Introduction, Specifications, and Pricing
We have had a long history with Crucial, as we go back to the AMD 939 days. Trying much of what was affordable and accessible, it was not until our first set of Crucial memory that we got the most out of our Opteron 165 based system! Even when it came to new DDR2, the same was true. We had a set of 667MHz sticks that we not only took to 1300MHz, but we also ran stock speeds at 4-4-4-1 paired with an E6400. Man, does this take us back to good times! All the same, we even saw some of their memory in our DDR3 days that was just as much fun, as well as multiple versions of their DDR4 that we have seen for testing.
The reason behind our experience with them in the past is that in those days. At the same time, Ballistix Tracers were a thing, they were more expensive, compared to standard kits without lights, and sometimes, like the fact that we were using UV reactive DFI motherboards, it was easy to clash lighting schemes back then. That said, the same can be said today, where depending on RGB and ARGB implementations, things may not look as good as expected. Some buck the trend of LED lighting in general, and would also prefer performance without all of the glitz and glamour that many RAM kits offer currently.
Crucial digs way back into the list of names of series' they have used in the past and decided it was time for a new version of Ballistix. While they do offer RGB versions of these kits, they do have a different heat spreader design as well, so that the Ballistix stand on their own. In hand today is the 32GB kit of 3200MHz memory from the Ballistix line of DDR4 from Crucial. Hopefully, Crucial can still deliver what we recall from yesteryears past and are the same all-around good deal that we knew them to be.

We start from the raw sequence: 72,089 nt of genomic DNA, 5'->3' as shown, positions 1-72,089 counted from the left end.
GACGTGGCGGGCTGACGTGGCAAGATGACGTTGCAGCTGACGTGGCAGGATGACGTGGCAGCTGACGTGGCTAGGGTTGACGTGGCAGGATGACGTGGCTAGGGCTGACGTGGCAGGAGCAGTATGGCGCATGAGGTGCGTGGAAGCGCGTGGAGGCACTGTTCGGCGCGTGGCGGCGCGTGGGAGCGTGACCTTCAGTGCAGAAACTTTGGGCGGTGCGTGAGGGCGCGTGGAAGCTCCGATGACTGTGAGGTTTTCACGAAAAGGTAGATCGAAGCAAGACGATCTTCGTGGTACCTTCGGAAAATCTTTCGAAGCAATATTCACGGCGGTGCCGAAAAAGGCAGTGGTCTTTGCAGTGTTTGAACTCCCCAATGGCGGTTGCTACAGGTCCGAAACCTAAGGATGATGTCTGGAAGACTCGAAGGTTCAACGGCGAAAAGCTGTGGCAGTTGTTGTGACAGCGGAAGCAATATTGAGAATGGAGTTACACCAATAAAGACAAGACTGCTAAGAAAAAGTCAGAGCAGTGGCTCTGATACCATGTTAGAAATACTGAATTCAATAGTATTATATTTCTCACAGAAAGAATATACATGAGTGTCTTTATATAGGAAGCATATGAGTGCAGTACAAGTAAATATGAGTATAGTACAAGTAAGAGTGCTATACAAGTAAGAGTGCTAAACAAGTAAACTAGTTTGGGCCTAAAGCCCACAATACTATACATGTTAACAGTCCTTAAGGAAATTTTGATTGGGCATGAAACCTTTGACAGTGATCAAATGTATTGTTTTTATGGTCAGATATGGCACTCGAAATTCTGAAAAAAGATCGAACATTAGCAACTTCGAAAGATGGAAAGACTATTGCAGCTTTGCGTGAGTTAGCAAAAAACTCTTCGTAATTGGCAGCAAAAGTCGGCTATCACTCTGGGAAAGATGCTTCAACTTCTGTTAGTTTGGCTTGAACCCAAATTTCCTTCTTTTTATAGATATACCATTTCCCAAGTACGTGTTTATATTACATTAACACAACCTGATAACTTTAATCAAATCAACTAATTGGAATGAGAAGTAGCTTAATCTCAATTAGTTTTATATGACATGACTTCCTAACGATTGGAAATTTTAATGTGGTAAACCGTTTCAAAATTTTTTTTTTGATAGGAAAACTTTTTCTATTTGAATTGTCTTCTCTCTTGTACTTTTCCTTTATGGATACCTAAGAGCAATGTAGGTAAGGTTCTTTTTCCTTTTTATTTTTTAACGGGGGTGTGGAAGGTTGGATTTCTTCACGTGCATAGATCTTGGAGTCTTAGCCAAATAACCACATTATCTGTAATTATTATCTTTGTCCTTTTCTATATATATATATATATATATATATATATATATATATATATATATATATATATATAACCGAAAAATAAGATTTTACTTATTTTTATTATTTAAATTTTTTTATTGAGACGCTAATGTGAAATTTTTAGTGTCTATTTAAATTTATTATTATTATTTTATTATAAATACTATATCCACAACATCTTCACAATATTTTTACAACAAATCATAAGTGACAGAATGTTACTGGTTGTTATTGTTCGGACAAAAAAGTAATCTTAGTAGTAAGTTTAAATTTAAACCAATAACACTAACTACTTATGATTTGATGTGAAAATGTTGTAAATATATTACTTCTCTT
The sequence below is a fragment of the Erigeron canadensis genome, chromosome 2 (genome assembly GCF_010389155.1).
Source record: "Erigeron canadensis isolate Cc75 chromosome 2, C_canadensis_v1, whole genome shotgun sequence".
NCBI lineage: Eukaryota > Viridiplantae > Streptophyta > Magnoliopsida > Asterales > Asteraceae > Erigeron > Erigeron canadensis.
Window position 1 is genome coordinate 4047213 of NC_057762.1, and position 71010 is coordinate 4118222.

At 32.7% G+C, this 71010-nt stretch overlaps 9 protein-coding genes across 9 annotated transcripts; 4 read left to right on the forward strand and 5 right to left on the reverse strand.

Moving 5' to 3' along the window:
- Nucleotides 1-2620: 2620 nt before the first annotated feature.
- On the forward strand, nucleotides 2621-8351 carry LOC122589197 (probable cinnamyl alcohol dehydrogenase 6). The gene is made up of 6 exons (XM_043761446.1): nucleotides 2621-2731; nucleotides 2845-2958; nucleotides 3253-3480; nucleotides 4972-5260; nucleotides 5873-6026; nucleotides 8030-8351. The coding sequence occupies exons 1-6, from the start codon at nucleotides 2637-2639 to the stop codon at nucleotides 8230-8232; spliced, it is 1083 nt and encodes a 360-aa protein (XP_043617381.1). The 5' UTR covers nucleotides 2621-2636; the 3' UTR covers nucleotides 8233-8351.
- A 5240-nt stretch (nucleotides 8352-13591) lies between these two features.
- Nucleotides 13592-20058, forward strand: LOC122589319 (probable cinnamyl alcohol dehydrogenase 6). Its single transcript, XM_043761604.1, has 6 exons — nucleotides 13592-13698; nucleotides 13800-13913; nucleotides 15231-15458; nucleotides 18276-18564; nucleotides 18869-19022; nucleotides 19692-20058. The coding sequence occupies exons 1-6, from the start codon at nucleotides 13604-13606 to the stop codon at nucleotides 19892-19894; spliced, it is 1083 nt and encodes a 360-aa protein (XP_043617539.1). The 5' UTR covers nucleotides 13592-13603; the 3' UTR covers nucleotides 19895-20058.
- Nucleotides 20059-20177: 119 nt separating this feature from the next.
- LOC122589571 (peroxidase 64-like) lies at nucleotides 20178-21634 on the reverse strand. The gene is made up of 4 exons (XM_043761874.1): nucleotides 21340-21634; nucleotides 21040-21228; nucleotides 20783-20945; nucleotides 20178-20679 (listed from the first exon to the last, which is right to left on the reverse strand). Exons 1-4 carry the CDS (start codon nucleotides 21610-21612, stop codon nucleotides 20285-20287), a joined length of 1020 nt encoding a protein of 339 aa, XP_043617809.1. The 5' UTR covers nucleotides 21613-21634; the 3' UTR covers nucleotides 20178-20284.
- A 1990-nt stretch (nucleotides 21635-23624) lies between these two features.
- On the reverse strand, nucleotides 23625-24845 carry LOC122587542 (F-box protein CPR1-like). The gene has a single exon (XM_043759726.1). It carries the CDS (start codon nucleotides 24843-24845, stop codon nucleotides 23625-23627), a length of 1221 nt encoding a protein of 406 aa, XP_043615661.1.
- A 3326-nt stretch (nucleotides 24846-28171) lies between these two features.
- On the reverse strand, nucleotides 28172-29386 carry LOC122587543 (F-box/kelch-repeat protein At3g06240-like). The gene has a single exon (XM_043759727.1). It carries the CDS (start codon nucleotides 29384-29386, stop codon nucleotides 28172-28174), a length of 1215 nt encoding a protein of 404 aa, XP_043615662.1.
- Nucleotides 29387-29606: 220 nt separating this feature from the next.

In the chart above, which we borrowed from Crucial's product page for the BL2K16G32C16U4B that we have, we can see all of the specifications. The speed is 3200MHz and comes with a limited lifetime warranty, and there are no error correction capabilities. CAS latency is set to 16 for almost all of the kits on offer in the Ballistix family, and within this 32GB kit we have, the full timings are 16-18-18-36, set in the XMP profile. Thus is UDIMM DDR4, and all Ballistix DDR4 from this series uses 1.35V no matter the speed. As the chart continues, we see that there are two sticks in the 32GB kit, we see the RAM specs all lined up nicely, and lastly, we are told this is unbuffered. The last thing, which the chart does not show, is that our Ballistix from Crucial is black.
If 3200MHz, 32GB of density, or it being black is not your thing, the Ballistix line has options. First, let's deal with the color options. Reflected in the last letter of the part number, there are the B's for black, W's for white, and R's for red heat spreaders, all of them stuck on top of black PCBs no matter the color of the spreader. As to speeds, you can get 2400MHz, 2666MHz, 3000MHz, 3200MHz, and 3600MHz kits, and density does depend on speed. The 2400MHz kits can be had in 8GB and 16GB kits, where all others are offered in 16GB or 32GB. There are some standouts to these generalizations, such as the fact that there is a set of 64GB 3200MHz and 3600MHz, and that the 3000MHz kits use CAS15 rather than the CAS 16 of all of the other options.
As we shop around for these kits in the wild, the BL2K16G32C16U4B we are about to test is shown to be $159.99 at Amazon, and keep in mind that this is a 32GB kit, not a 16GB kit! We also found, while at Amazon, that color of the heat spreaders does not affect the pricing at all. Those that prefer Newegg, the pricing is identical, and color choice does not raise the cost there either. Considering speed and density when looking for comparable kits, on the low-end of price are the Vulcan Z from TEAM at $129.99, and the upper end of the group drives the cost to near $1000 for the CAS14 TridentZ's, which put Crucial well within the very affordable range of the current market.